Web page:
Chief executive denies high charges compared to rivals
Ink managing director Mike Smith says his priority is to make money for the new capacity providers coming onboard at the managing general agency (MGA).
Ink expects most current capacity providers, such as Faraday and Zurich, to continue to commit capital when the panel arrangements are sealed soon.
The Giles-owned MGA also has new carriers coming onboard to provide capacity for its expanded product range, Smith said. Ink is negotiating with new providers because its current three-year contract deals need renewing.
Aviva, then called Norwich Union, withdrew capacity with Ink at the end of 2009. Aviva’s former chief executive Igal Mayer told Insurance Times at the time: “Our vision is simple: you should be able to get the best deal by coming directly to us.”
Smith strongly refuted the suggestion that Ink had requested that insurers pay high commission or profit-sharing rates in comparison to rivals for the new deal.
Smith said: “We’ve carriers that have been with us for the last three, five or 10 years without a change on commercial, so it shows something about the quality of the business.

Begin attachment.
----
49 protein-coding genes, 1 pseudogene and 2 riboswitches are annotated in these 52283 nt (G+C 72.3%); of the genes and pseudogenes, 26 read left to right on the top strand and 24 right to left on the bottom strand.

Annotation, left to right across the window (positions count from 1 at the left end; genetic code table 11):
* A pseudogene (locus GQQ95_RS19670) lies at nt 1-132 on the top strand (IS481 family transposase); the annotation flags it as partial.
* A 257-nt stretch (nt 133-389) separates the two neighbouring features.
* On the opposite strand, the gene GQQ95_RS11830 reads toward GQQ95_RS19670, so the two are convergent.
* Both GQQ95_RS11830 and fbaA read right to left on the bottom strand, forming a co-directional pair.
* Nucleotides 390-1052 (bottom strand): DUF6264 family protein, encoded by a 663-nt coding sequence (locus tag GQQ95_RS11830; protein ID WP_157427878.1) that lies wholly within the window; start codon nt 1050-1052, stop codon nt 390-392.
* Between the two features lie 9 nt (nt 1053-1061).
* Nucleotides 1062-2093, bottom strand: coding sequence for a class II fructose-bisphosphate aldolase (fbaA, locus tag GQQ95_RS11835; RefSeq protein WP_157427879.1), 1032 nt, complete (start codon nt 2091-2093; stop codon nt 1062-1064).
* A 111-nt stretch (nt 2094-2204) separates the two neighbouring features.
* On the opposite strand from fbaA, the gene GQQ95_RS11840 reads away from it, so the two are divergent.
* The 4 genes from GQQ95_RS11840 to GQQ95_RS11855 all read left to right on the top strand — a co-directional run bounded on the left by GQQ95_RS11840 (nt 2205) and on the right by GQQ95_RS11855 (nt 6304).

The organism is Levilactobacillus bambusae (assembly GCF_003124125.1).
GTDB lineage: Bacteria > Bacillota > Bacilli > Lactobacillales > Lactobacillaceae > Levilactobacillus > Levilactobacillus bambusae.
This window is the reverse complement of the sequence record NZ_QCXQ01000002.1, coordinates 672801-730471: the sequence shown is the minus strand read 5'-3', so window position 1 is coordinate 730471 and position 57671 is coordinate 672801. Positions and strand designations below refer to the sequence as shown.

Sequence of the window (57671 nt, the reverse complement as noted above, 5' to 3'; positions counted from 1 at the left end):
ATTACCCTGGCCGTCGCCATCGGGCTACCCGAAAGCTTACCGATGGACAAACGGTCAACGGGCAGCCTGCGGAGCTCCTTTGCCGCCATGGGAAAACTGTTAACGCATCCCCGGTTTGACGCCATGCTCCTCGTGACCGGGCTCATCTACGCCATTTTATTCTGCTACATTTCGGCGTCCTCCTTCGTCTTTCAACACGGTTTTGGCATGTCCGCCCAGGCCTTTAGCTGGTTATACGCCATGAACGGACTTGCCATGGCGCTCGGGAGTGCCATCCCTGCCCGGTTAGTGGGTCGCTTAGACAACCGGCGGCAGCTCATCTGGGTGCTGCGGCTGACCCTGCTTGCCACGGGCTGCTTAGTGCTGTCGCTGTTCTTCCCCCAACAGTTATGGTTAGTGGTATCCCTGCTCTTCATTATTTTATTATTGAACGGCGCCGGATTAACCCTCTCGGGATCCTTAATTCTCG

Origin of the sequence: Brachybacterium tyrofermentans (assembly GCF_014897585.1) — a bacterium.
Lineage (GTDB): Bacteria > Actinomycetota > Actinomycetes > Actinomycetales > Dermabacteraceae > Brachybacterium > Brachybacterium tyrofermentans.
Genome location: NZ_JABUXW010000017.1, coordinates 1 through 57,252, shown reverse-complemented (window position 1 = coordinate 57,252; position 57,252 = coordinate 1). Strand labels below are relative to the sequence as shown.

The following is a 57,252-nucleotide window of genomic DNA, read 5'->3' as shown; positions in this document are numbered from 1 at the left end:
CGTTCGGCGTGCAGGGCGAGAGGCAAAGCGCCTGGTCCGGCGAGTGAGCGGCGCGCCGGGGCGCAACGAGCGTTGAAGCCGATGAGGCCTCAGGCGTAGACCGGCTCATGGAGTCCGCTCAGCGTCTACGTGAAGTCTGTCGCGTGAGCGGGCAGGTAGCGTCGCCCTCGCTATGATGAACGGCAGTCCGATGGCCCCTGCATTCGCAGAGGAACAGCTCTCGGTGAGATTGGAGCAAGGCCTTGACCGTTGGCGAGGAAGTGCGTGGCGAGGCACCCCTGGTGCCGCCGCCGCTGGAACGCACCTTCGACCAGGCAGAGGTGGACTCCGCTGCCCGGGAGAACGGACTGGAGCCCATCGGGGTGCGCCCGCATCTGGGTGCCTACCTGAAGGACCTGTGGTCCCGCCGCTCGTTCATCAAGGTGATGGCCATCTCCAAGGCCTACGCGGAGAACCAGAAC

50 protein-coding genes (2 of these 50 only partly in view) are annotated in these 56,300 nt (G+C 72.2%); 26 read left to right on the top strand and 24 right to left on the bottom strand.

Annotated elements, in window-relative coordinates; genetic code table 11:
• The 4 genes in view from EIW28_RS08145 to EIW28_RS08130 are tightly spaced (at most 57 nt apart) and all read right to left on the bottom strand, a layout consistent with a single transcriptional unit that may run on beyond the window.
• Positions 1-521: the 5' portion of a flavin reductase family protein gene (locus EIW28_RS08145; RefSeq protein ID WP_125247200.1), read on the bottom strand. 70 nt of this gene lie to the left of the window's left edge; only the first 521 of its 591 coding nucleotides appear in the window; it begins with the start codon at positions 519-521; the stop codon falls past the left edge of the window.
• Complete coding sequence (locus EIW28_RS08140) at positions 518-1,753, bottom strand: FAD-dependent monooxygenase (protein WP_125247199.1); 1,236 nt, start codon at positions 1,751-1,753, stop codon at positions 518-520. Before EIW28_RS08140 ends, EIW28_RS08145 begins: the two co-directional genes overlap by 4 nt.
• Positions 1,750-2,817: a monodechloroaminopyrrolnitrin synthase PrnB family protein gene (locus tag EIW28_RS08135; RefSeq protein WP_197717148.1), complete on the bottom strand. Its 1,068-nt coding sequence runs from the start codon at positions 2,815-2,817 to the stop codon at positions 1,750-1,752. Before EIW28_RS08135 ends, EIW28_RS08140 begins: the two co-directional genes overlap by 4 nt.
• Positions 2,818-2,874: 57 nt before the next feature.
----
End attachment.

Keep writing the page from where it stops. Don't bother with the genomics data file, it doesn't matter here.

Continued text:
“When you look at Faraday, they have been writing high-hazard liability for over 10 years. You don’t have that length of relationship if they’re paying high acquisition costs, because they don’t make the returns.”
Meanwhile, Westinsure Group managing director Norrie Erwin said he wanted to see the Ink-owned network grow from around 180 members to 200 over the next 12 months, and was aiming for 225 members.
The network signed up 22 members over the last year, Erwin said.
Westinsure members placed around £320m of gross written premium in that period, 75% of which was in commercial lines. This had increased from around £280m since Ink bought it, Erwin added.